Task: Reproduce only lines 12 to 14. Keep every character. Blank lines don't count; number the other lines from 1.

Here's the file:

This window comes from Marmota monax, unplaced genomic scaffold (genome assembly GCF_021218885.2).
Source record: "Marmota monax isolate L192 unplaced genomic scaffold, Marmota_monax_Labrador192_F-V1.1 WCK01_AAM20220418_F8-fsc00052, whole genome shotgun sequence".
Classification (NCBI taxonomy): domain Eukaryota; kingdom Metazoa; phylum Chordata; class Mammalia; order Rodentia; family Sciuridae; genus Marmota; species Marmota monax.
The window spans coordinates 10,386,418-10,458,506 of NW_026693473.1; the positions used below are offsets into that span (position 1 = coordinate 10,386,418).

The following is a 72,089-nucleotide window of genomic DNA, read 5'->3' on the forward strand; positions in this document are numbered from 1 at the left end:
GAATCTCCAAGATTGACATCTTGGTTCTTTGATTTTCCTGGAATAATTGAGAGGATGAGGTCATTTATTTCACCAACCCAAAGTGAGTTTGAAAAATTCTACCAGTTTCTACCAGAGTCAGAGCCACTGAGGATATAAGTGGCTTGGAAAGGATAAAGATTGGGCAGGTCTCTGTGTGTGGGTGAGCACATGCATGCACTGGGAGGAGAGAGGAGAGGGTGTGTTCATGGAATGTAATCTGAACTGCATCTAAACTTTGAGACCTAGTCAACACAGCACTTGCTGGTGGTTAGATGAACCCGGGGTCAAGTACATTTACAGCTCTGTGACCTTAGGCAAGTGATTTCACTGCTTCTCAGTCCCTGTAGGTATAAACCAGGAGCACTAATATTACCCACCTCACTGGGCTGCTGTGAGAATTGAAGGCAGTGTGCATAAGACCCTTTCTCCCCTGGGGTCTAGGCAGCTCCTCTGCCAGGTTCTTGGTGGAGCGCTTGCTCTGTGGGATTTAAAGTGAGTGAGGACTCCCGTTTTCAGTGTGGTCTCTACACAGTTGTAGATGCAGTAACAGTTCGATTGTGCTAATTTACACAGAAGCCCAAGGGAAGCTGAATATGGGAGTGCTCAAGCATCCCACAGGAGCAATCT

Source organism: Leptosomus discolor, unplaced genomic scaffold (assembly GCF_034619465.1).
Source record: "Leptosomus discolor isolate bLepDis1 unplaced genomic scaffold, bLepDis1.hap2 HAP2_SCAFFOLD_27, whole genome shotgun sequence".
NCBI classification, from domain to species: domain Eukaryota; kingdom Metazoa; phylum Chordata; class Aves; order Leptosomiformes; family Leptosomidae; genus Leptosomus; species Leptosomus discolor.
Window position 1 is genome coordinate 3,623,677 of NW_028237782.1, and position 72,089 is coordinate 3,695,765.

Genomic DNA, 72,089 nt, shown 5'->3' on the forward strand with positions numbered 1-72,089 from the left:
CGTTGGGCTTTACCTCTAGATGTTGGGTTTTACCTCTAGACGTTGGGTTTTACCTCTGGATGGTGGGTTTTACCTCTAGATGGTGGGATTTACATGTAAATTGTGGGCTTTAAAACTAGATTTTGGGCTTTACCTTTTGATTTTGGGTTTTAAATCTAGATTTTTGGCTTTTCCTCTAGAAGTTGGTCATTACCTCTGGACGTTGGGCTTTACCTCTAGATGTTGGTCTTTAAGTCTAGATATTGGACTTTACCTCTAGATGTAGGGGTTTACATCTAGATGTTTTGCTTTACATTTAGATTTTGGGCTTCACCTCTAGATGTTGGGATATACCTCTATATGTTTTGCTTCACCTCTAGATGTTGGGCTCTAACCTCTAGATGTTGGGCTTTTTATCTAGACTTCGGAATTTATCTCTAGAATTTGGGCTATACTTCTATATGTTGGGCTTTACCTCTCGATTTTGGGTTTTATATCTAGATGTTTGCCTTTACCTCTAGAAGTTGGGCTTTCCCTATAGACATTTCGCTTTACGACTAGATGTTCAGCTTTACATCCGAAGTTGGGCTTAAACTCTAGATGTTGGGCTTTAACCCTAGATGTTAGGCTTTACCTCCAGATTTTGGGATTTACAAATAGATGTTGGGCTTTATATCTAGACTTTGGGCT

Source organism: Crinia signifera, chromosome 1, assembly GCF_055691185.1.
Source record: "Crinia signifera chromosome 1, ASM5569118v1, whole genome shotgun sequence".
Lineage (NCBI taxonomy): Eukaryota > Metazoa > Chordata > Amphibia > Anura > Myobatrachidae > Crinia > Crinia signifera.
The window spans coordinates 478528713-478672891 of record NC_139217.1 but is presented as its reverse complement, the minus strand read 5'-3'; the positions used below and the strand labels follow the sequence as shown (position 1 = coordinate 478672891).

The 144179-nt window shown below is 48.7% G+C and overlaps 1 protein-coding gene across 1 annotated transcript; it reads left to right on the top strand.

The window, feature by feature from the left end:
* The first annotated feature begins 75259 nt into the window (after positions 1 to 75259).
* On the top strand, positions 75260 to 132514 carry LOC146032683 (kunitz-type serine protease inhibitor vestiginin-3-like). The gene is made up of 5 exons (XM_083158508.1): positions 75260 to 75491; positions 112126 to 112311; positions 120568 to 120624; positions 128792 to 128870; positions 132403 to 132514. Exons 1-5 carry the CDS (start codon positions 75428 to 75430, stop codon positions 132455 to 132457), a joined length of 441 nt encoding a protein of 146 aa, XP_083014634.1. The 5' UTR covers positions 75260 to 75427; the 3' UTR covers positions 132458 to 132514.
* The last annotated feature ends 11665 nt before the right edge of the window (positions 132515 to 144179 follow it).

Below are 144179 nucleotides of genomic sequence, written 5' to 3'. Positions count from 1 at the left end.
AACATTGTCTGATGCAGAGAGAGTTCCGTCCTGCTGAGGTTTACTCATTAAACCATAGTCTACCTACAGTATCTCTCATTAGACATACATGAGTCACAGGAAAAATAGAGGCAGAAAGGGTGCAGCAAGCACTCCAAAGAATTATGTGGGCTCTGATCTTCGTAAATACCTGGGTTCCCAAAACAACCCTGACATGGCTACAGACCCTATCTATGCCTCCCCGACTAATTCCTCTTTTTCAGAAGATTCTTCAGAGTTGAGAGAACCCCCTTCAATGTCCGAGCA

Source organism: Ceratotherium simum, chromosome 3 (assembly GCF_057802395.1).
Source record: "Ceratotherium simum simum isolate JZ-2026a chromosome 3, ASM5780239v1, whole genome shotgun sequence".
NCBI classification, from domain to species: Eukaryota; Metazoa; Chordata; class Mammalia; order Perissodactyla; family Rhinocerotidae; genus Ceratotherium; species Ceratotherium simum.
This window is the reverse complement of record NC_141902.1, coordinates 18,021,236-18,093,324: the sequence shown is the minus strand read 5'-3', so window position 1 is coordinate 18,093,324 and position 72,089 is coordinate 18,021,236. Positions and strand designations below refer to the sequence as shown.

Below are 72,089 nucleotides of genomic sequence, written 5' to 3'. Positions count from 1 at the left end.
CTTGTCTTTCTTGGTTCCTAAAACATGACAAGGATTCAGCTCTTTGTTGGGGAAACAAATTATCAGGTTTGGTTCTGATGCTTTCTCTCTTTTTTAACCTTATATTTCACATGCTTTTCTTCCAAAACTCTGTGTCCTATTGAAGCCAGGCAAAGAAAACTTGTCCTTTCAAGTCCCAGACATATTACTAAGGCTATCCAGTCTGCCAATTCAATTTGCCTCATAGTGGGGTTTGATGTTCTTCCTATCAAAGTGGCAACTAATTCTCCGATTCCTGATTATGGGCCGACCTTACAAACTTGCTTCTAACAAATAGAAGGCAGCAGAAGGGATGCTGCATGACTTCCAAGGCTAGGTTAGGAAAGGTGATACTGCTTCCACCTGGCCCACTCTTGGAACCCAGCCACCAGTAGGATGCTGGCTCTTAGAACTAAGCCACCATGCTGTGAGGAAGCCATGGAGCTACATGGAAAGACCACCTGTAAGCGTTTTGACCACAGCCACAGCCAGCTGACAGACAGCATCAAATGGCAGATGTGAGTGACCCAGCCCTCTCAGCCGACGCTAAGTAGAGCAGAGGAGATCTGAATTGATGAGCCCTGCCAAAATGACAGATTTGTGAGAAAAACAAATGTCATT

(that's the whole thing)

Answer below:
CGTTGGGCTTTACCTCTAGATGTTGGGTTTTACCTCTAGACGTTGGGTTTTACCTCTGGATGGTGGGTTTTACCTCTAGATGGTGGGATTTACATGTAAATTGTGGGCTTTAAAACTAGATTTTGGGCTTTACCTTTTGATTTTGGGTTTTAAATCTAGATTTTTGGCTTTTCCTCTAGAAGTTGGTCATTACCTCTGGACGTTGGGCTTTACCTCTAGATGTTGGTCTTTAAGTCTAGATATTGGACTTTACCTCTAGATGTAGGGGTTTACATCTAGATGTTTTGCTTTACATTTAGATTTTGGGCTTCACCTCTAGATGTTGGGATATACCTCTATATGTTTTGCTTCACCTCTAGATGTTGGGCTCTAACCTCTAGATGTTGGGCTTTTTATCTAGACTTCGGAATTTATCTCTAGAATTTGGGCTATACTTCTATATGTTGGGCTTTACCTCTCGATTTTGGGTTTTATATCTAGATGTTTGCCTTTACCTCTAGAAGTTGGGCTTTCCCTATAGACATTTCGCTTTACGACTAGATGTTCAGCTTTACATCCGAAGTTGGGCTTAAACTCTAGATGTTGGGCTTTAACCCTAGATGTTAGGCTTTACCTCCAGATTTTGGGATTTACAAATAGATGTTGGGCTTTATATCTAGACTTTGGGCT

Source organism: Crinia signifera, chromosome 1, assembly GCF_055691185.1.
Source record: "Crinia signifera chromosome 1, ASM5569118v1, whole genome shotgun sequence".